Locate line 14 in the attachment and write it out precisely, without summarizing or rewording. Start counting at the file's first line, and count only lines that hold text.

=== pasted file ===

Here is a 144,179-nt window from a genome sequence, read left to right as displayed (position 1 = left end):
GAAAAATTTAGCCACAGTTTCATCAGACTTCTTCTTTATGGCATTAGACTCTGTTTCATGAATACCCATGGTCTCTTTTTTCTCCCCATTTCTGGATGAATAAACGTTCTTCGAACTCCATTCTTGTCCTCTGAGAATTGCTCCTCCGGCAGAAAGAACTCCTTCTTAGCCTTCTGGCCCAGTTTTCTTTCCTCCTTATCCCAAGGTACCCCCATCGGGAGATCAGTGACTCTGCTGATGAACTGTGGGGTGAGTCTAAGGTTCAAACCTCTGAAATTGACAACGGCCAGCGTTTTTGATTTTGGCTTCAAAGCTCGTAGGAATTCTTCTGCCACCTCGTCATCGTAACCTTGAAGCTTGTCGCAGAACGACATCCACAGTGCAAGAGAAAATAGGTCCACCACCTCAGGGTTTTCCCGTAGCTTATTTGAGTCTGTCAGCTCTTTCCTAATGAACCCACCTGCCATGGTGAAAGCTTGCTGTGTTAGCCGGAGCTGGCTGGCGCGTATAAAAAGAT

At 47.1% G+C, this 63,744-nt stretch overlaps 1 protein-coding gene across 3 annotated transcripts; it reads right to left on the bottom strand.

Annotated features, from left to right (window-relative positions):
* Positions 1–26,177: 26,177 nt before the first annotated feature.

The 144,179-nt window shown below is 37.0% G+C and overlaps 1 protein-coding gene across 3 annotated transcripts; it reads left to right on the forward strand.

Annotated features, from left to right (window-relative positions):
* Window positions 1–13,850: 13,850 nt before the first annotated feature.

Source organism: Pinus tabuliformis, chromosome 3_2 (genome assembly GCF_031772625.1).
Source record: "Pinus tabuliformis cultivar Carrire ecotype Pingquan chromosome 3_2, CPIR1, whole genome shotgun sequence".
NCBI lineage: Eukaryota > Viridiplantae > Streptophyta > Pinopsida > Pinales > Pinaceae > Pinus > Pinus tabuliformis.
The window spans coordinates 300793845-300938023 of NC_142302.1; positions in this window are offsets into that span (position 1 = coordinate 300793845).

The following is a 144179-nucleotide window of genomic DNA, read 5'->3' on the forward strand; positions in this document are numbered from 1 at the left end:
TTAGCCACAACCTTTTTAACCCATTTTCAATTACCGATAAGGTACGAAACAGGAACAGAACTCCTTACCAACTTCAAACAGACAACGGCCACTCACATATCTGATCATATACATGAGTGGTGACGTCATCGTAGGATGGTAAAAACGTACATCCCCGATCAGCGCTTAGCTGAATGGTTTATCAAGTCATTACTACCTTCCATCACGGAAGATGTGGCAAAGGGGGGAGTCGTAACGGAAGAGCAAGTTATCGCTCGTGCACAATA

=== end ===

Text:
TTAGCCACAACCTTTTTAACCCATTTTCAATTACCGATAAGGTACGAAACAGGAACAGAACTCCTTACCAACTTCAAACAGACAACGGCCACTCACATATCTGATCATATACATGAGTGGTGACGTCATCGTAGGATGGTAAAAACGTACATCCCCGATCAGCGCTTAGCTGAATGGTTTATCAAGTCATTACTACCTTCCATCACGGAAGATGTGGCAAAGGGGGGAGTCGTAACGGAAGAGCAAGTTATCGCTCGTGCACAATA